### Details

The phenomenon of monotone likelihood in a sample causes parameter estimates of a Cox model to diverge, with infinite standard errors. Therefore, classical maximum likelihood analysis fails; the usual Wald confidence intervals cover the whole range of real numbers. Monotone likelihood appears if there is single covariate or a linear combination of covariates such that at each event time, out of all individuals being at risk at that time, the individual with the highest (or at each event time the individual with the lowest) value for that covariate or linear combination experiences the event. It was shown that analysis by Firth's penalized likelihood method, particularly in conjunction with the computation of profile likelihood confidence intervals and penalized likelihood ratio tests is superior to maximum likelihood analysis. It completely removes the convergence problem mentioned in the paragraph on CONVERGENCE of the description of the function coxph. The formula may involve time-dependent effects or time-dependent covariates. The response may be given in counting process style, but it cannot be used for multivariate failure times, as the program has no option to fit a robust covariance matrix. The user is responsible for the independency of observations within each risk set, i.e., the same individual should not appear twice within the same risk set.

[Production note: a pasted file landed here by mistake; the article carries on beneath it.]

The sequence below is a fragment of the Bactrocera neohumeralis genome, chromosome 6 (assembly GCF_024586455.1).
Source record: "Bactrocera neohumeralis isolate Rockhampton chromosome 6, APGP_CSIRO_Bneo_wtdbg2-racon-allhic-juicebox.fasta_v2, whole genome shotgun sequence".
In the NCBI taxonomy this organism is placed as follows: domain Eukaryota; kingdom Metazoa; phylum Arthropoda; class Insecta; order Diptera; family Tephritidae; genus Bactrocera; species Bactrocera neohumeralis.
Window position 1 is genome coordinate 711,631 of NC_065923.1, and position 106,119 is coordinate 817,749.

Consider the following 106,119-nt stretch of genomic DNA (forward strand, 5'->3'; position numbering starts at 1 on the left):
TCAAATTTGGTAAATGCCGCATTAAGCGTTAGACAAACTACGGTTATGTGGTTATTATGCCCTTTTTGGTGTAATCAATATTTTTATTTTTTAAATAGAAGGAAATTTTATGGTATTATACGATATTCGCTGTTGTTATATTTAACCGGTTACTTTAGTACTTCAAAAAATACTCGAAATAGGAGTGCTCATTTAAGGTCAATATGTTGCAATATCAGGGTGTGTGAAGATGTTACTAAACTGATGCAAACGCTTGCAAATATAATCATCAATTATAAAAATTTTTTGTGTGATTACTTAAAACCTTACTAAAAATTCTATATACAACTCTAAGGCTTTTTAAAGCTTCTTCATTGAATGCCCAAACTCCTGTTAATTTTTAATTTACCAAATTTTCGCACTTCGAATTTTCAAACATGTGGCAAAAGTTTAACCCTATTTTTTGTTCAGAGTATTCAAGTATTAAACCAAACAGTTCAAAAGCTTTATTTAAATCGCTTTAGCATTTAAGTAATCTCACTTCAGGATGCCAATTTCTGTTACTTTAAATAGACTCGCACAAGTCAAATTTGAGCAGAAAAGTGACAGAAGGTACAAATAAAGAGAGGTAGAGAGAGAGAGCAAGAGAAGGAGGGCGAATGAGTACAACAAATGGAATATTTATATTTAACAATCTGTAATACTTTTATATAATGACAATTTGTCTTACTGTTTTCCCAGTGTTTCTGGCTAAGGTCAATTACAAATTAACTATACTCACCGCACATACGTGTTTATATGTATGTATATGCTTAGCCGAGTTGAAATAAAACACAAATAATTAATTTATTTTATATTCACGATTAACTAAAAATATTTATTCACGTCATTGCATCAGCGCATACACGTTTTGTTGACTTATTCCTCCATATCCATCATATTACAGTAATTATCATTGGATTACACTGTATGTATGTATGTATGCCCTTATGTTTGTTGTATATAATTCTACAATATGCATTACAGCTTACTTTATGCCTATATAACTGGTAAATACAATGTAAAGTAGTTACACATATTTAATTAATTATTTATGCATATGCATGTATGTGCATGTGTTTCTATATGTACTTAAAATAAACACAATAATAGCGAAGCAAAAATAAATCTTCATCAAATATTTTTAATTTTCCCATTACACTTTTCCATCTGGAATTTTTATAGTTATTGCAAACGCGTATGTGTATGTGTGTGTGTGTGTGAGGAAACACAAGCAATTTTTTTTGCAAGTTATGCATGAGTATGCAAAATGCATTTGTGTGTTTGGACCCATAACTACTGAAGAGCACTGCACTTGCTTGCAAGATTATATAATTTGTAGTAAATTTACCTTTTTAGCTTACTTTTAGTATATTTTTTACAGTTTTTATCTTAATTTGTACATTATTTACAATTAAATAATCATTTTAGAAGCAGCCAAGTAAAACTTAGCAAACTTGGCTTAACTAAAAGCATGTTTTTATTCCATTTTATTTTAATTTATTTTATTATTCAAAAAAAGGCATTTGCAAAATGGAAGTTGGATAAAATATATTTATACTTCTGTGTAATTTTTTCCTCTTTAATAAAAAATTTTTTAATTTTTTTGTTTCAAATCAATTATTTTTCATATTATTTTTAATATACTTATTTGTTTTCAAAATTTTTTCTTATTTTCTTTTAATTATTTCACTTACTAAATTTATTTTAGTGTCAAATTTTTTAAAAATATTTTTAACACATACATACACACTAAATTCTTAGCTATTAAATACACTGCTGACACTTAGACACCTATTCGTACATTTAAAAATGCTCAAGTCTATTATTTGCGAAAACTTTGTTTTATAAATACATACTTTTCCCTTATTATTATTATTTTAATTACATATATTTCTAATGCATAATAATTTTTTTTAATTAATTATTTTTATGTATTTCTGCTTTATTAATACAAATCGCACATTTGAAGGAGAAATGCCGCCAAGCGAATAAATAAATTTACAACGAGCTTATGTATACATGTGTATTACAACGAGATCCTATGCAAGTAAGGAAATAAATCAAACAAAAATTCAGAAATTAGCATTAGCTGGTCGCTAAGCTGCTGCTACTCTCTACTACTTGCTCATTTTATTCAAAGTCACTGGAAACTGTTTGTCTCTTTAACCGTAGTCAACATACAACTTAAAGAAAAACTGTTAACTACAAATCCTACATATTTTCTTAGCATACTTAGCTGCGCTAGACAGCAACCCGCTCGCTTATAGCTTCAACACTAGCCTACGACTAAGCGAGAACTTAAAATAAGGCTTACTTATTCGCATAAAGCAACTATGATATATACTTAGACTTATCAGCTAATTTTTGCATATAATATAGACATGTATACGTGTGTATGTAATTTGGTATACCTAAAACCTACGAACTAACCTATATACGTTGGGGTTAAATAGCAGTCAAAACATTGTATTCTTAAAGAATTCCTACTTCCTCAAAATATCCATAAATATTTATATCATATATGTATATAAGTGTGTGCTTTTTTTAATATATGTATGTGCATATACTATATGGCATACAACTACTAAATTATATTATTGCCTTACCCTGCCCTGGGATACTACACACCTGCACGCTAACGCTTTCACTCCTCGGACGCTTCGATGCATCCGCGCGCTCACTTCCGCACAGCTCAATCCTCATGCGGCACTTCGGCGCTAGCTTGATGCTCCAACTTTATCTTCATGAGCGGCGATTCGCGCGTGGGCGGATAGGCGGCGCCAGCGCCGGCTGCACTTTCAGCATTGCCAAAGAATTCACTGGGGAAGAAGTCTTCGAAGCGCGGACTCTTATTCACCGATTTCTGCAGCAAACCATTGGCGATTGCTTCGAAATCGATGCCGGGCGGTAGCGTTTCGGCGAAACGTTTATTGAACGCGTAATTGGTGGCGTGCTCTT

### Value

The object returned is of the class coxphf and has the following attributes:

 coefficients the parameter estimates alpha the significance level = 1 - confidence level var the estimated covariance matrix df the degrees of freedom loglik the null and maximimized (penalized) log likelihood method.ties the ties handling method iter the number of iterations needed to converge n the number of observations y the response formula the model formula means the means of the covariates linear.predictors the linear predictors method the estimation method (Standard ML or Penalized ML) method.ci the confidence interval estimation method (Profile Likelihood or Wald) ci.lower the lower confidence limits ci.upper the upper confidence limits prob the p-values call the function call terms the terms object used iter.ci the numbers of iterations needed for profile likelihood confidence interval estimation, and for maximizing the restricted likelihood for p-value computation.